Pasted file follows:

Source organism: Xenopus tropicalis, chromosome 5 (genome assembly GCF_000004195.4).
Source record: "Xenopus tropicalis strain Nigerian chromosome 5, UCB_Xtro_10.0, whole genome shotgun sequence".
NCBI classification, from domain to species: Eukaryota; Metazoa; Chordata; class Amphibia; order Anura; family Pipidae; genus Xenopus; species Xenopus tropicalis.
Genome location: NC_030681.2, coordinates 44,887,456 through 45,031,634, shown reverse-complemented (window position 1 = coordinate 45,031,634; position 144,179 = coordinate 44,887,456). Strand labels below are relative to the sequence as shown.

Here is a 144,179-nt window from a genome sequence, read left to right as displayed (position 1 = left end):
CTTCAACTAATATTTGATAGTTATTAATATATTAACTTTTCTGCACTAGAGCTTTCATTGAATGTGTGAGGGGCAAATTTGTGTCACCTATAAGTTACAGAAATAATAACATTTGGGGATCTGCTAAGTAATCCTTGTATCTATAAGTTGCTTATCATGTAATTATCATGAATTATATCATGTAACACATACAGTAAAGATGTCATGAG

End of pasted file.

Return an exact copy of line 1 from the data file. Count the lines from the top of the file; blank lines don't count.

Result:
Source organism: Xenopus tropicalis, chromosome 5 (genome assembly GCF_000004195.4).